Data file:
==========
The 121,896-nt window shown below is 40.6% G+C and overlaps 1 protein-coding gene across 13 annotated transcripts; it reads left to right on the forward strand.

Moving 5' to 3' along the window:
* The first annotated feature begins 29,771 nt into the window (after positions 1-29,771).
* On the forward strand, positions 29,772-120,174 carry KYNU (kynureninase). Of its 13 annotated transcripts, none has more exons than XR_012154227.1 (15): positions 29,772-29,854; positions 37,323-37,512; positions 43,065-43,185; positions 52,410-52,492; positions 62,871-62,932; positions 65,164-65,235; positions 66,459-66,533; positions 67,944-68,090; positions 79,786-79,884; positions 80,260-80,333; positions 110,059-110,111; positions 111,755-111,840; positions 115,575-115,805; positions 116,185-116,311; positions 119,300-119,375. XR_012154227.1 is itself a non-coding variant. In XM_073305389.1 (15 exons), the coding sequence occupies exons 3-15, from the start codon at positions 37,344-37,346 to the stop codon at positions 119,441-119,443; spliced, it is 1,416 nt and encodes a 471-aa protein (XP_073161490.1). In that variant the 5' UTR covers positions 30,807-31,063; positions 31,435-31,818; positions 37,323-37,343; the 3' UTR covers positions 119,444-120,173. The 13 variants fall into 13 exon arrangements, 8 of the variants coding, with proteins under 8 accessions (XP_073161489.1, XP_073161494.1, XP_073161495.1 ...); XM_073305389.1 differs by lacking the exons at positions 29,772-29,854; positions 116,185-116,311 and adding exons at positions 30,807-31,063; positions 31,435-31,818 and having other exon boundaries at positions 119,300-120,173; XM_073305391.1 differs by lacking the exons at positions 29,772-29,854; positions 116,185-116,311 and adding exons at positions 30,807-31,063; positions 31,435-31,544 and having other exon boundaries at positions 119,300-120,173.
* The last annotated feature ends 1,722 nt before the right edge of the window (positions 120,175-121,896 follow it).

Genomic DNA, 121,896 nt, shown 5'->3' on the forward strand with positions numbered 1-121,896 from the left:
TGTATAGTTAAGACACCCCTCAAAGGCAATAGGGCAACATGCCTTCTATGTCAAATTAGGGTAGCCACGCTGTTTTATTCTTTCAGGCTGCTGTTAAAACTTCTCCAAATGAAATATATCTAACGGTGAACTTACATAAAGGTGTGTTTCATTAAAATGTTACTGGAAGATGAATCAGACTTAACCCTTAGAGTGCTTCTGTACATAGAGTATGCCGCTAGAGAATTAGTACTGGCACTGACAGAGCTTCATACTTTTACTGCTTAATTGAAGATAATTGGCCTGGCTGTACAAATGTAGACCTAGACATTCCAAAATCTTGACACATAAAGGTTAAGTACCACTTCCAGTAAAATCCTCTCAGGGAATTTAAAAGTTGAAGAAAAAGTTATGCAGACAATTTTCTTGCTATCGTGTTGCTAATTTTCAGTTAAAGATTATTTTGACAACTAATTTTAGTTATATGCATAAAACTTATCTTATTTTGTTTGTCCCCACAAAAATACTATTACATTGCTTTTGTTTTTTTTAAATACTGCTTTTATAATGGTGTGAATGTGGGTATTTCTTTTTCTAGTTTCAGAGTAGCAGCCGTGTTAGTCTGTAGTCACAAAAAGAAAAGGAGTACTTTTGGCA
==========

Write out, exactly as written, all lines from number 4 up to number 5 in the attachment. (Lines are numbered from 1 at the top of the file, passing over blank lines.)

* On the forward strand, positions 29,772-120,174 carry KYNU (kynureninase). Of its 13 annotated transcripts, none has more exons than XR_012154227.1 (15): positions 29,772-29,854; positions 37,323-37,512; positions 43,065-43,185; positions 52,410-52,492; positions 62,871-62,932; positions 65,164-65,235; positions 66,459-66,533; positions 67,944-68,090; positions 79,786-79,884; positions 80,260-80,333; positions 110,059-110,111; positions 111,755-111,840; positions 115,575-115,805; positions 116,185-116,311; positions 119,300-119,375. XR_012154227.1 is itself a non-coding variant. In XM_073305389.1 (15 exons), the coding sequence occupies exons 3-15, from the start codon at positions 37,344-37,346 to the stop codon at positions 119,441-119,443; spliced, it is 1,416 nt and encodes a 471-aa protein (XP_073161490.1). In that variant the 5' UTR covers positions 30,807-31,063; positions 31,435-31,818; positions 37,323-37,343; the 3' UTR covers positions 119,444-120,173. The 13 variants fall into 13 exon arrangements, 8 of the variants coding, with proteins under 8 accessions (XP_073161489.1, XP_073161494.1, XP_073161495.1 ...); XM_073305389.1 differs by lacking the exons at positions 29,772-29,854; positions 116,185-116,311 and adding exons at positions 30,807-31,063; positions 31,435-31,818 and having other exon boundaries at positions 119,300-120,173; XM_073305391.1 differs by lacking the exons at positions 29,772-29,854; positions 116,185-116,311 and adding exons at positions 30,807-31,063; positions 31,435-31,544 and having other exon boundaries at positions 119,300-120,173.
* The last annotated feature ends 1,722 nt before the right edge of the window (positions 120,175-121,896 follow it).